Make the Best Use of Fiber Supplements

In today’s health-conscious world, it is quite a surprise that fiber remains a mystery to most consumers. Many are still unaware that fiber – or at least nutritional fiber supplements – are vital for a healthy lifestyle.


Fiber offers you a range of health perks. It can lower cholesterol, keep your blood sugar steady, and help you lose weight. Still, most Americans don’t come anywhere close to getting enough of this essential nutrient.

If you want to get more, supplements might seem like a good, easy idea. But before you head to the drugstore checkout line, there are some things you should know.

Food vs. Supplements

For most people, especially those who want to take advantage of fiber’s heart-protective properties, it’s best to get fiber from foods. You can find it in fruits and vegetables, whole grains, beans, and nuts.

“You don’t need [supplements] at all,” says cardiologist Suzanne Steinbaum, DO, director of women’s heart health at the Heart and Vascular Institute at Lenox Hill Hospital.

And taking supplements won’t make up for poor eating habits.

“You can’t take an unhealthy diet and put in supplements and it all the sudden becomes a healthy diet,” says Joan Salge Blake, RD, a clinical associate professor at Boston University’s Sargent College of Health and Rehabilitation Sciences.

It’s unclear whether the fiber found in supplements or fortified foods gives the same health benefits as naturally occurring sources. Because of this, most fiber supplements are aimed at preventing constipation rather than, say, lowering cholesterol.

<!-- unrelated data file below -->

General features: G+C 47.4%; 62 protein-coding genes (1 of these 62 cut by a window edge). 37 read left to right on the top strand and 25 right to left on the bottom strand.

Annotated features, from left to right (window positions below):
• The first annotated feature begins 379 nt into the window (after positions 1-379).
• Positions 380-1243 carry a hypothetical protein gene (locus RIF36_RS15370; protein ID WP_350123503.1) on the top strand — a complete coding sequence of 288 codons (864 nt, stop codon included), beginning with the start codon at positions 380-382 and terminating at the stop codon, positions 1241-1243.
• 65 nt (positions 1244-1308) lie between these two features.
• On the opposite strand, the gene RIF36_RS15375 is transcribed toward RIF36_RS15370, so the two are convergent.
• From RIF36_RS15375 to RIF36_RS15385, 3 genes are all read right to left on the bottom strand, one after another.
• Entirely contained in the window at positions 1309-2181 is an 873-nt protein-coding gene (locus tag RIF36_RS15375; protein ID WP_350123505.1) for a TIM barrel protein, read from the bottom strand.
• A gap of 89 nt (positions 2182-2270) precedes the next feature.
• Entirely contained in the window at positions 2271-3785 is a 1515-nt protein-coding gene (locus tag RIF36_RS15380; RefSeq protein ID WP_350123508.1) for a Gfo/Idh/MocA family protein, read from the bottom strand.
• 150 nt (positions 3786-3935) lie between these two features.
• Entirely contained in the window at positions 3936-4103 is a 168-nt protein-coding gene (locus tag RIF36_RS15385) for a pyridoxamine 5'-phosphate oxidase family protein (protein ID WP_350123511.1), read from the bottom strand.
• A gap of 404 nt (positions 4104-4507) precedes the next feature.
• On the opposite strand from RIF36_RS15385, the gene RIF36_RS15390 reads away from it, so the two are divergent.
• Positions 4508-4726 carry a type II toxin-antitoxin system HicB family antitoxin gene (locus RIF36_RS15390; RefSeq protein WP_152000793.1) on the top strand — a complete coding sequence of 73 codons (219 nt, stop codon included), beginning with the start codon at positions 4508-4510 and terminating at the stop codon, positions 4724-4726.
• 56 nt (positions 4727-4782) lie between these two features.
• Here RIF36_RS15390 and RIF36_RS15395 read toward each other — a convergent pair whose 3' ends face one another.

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Types of Fiber Supplements

If you want to use them, experts recommend you talk with your doctor first to figure out which type is right for you.

They come in many forms, from capsules to powders to chewable tablets. They contain what’s called “functional fiber,” which may be extracted from natural sources or made in a lab.

Extracted natural fibers include lignin (a compound found in plant cells), cellulose (a sugar found in plant cells), pectin (a sugar found in fruits and berries), gum (a sugar found in seeds), and psyllium ( from the husk of Plantago plants, its the only supplemental fiber shown to help lower LDL “bad” cholesterol).

Common manufactured fibers include polydextrose and polyols, and maltodextrins.

Use Supplements Safely

Go slow. If you add a lot of fiber to your diet too quickly, it can cause some uncomfortable side effects, like bloating, cramping, and gas. Experts recommend you gradually build up how much you take. It also helps to take supplements with a large glass of water and stay hydrated throughout the day.


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